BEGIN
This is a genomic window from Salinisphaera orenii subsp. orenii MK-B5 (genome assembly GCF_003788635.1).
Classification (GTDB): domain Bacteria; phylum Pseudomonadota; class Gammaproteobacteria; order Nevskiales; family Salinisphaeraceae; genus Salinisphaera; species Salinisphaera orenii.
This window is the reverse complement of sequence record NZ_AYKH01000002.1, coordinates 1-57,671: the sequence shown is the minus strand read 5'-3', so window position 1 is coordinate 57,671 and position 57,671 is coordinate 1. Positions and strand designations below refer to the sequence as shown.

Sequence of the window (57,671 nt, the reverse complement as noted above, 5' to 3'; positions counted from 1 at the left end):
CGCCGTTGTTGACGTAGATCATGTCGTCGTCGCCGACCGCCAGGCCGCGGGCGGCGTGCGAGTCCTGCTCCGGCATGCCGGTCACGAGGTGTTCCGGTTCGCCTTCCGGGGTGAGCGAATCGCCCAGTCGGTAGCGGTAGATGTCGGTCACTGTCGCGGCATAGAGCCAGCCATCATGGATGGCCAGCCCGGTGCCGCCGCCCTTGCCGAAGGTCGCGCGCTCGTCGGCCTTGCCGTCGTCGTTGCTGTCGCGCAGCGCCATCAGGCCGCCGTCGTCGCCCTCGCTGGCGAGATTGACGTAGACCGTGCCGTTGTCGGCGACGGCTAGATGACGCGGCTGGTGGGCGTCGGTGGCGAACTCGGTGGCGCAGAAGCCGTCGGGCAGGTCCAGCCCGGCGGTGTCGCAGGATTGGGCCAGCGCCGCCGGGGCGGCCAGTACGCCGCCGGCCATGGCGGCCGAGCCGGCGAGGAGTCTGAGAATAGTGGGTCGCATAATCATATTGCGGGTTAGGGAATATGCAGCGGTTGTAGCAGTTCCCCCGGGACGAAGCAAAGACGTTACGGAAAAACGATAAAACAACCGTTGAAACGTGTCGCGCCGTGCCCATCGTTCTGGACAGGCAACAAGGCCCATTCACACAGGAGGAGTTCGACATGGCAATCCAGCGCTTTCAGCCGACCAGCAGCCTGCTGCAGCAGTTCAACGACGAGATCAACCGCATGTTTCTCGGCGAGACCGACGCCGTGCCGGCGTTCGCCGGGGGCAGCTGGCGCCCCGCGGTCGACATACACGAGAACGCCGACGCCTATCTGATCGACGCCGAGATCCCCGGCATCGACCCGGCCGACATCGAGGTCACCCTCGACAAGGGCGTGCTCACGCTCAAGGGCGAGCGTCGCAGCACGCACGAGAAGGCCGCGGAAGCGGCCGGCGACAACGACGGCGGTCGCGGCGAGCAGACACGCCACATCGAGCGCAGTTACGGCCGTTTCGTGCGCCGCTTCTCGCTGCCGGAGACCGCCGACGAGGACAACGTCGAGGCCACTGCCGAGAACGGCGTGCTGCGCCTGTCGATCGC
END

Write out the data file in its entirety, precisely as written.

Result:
This is a genomic window from Salinisphaera orenii subsp. orenii MK-B5 (genome assembly GCF_003788635.1).
Classification (GTDB): domain Bacteria; phylum Pseudomonadota; class Gammaproteobacteria; order Nevskiales; family Salinisphaeraceae; genus Salinisphaera; species Salinisphaera orenii.
This window is the reverse complement of sequence record NZ_AYKH01000002.1, coordinates 1-57,671: the sequence shown is the minus strand read 5'-3', so window position 1 is coordinate 57,671 and position 57,671 is coordinate 1. Positions and strand designations below refer to the sequence as shown.

Sequence of the window (57,671 nt, the reverse complement as noted above, 5' to 3'; positions counted from 1 at the left end):
CGCCGTTGTTGACGTAGATCATGTCGTCGTCGCCGACCGCCAGGCCGCGGGCGGCGTGCGAGTCCTGCTCCGGCATGCCGGTCACGAGGTGTTCCGGTTCGCCTTCCGGGGTGAGCGAATCGCCCAGTCGGTAGCGGTAGATGTCGGTCACTGTCGCGGCATAGAGCCAGCCATCATGGATGGCCAGCCCGGTGCCGCCGCCCTTGCCGAAGGTCGCGCGCTCGTCGGCCTTGCCGTCGTCGTTGCTGTCGCGCAGCGCCATCAGGCCGCCGTCGTCGCCCTCGCTGGCGAGATTGACGTAGACCGTGCCGTTGTCGGCGACGGCTAGATGACGCGGCTGGTGGGCGTCGGTGGCGAACTCGGTGGCGCAGAAGCCGTCGGGCAGGTCCAGCCCGGCGGTGTCGCAGGATTGGGCCAGCGCCGCCGGGGCGGCCAGTACGCCGCCGGCCATGGCGGCCGAGCCGGCGAGGAGTCTGAGAATAGTGGGTCGCATAATCATATTGCGGGTTAGGGAATATGCAGCGGTTGTAGCAGTTCCCCCGGGACGAAGCAAAGACGTTACGGAAAAACGATAAAACAACCGTTGAAACGTGTCGCGCCGTGCCCATCGTTCTGGACAGGCAACAAGGCCCATTCACACAGGAGGAGTTCGACATGGCAATCCAGCGCTTTCAGCCGACCAGCAGCCTGCTGCAGCAGTTCAACGACGAGATCAACCGCATGTTTCTCGGCGAGACCGACGCCGTGCCGGCGTTCGCCGGGGGCAGCTGGCGCCCCGCGGTCGACATACACGAGAACGCCGACGCCTATCTGATCGACGCCGAGATCCCCGGCATCGACCCGGCCGACATCGAGGTCACCCTCGACAAGGGCGTGCTCACGCTCAAGGGCGAGCGTCGCAGCACGCACGAGAAGGCCGCGGAAGCGGCCGGCGACAACGACGGCGGTCGCGGCGAGCAGACACGCCACATCGAGCGCAGTTACGGCCGTTTCGTGCGCCGCTTCTCGCTGCCGGAGACCGCCGACGAGGACAACGTCGAGGCCACTGCCGAGAACGGCGTGCTGCGCCTGTCGATCGC